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Discussion Starter · #1 ·
I have a 2013 tundra dc 4x2 4.6v8 with 900 miles. It had 600 due to dealer delivery.

My first full take gave me 260 miles on 21 gallons yielding 12.4 mpg

I drive pretty light, but mostly city miles and 10% ethanol.

I was hoping for 17ish ....

Will it get better after breaking in?
 

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What brand of ding ding did you get? (gas)

Bad gas? Especially with the 4.6l. I've got a 5.7 leveled with 33's and I'm at 14mpg.
 

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Discussion Starter · #3 ·
It was a bp, but after their redesign they never put the bp signage back up and the machine never asks me about my bonus gas on my bp. I think I will try the Exxon down the street they are the only non ethanol station in town.
 

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I know on my previous two Toyotas things continued to improve until about 20,000 miles. My Tundra with the 5.7 gets about 15 around town and 17-ish on the highway on winter E10.
 

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haha yea realistic enough, it's weird i'm leveled and im getting 14 and a half mpg mix of city and high way. my wifes cousins tundra is stock, and he gets 16 mpg mix of city and high way. there is a guy out here in wa who deleted his cats, his truck is also lowered and he was saying he was getting 18 city 20 high way some thing like that
 

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It depends a lot on your driving style too. If you always drive it like you stole it, you're going to have poor gas mileage. Over time your computer will learn your driving habits and adjust for efficiency. It's called adaptive learning.
 

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675 miles on the clicker...avg 14.5 mpg. 70/30 highway / city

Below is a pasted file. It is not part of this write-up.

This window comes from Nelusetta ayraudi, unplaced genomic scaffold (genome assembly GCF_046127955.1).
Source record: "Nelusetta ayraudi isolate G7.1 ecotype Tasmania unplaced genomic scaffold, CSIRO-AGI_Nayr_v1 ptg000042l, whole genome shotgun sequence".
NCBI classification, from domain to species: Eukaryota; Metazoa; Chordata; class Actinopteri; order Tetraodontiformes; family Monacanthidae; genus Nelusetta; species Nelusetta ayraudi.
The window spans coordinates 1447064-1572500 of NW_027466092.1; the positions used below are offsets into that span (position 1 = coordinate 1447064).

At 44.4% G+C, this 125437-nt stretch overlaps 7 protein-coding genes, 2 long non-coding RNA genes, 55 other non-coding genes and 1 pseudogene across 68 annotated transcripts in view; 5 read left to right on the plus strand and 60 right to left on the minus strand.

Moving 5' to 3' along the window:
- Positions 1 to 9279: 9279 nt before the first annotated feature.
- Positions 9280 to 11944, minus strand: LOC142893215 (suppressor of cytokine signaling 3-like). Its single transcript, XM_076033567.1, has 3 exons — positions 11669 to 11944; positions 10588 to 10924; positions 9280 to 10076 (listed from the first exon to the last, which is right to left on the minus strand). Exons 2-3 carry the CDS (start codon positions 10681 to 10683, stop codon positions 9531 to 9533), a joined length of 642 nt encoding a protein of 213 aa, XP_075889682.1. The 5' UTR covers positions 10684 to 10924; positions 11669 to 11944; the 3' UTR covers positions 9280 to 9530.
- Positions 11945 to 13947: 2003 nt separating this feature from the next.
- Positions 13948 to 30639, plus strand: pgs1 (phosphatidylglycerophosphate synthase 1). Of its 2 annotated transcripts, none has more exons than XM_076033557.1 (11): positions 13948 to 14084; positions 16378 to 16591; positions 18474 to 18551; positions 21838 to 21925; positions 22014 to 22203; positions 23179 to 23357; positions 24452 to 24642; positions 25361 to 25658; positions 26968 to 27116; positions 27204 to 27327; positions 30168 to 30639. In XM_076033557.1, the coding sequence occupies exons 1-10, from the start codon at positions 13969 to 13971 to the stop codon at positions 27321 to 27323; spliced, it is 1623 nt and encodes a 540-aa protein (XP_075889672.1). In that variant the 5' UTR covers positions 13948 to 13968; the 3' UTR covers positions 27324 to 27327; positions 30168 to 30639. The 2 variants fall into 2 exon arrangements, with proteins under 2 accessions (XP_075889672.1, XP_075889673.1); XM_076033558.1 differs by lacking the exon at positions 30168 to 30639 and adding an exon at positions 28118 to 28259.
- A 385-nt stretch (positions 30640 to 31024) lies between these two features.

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Alot has to do with mpg's. Weather, terrain, 4x4 vs 4x2, Lifted vs not lifted, A/T tires vs street tires. The way you stop and start. Patience is one key. I get from 17 to 22mpg. City and hwy mix. Got 17mpg on a 1,600 mile trip doing 80 mph in the mountains of WV,VA. In 07 the 4.6 didn't get better mpg's than the 5.7 due to the tranny used. The 5.7 had the 6 speed while the smaller 4.6 had a 5 speed tranny. SO naturally I paid more for the 5.7. Makes alot of sense, Right! It will improve as the engine breaks in. Your ECM has to learn how you drive and it makes the adjustments to your driving style along with the terrain, weather etc. One tank doesn't tell a story but a chapter of the truck.
12-22-200894645PM-1.jpg Photo by Mickey9201 | Photobucket
 

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You filled up on 21 gallons(when the light comes on) but you still have another 5.6 gallons in there, that should boost it up a smidge if you let it run some more..... I think lol
 

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I usually keep a log in every truck I own, so I can write the correct specifics at the pump every time from the delivery date on. Once I fill up y write lads odo, trip odo, gallons and price.
I now have just over 3000 miles and to answer your question, yes, it does improve. I started about the same as you did and now I am around 15-16 hand calculated as well as using fuelly.com (highly recommend this site)
BP is amongst the best around me as far as yielding higher mpg's but I drive all over the state so I can't always be picky.
As said before don't expect Prius' MPG's, you bought a truck. If you go by the on board computer (if you have it) you may get discourage so do the math by hand;)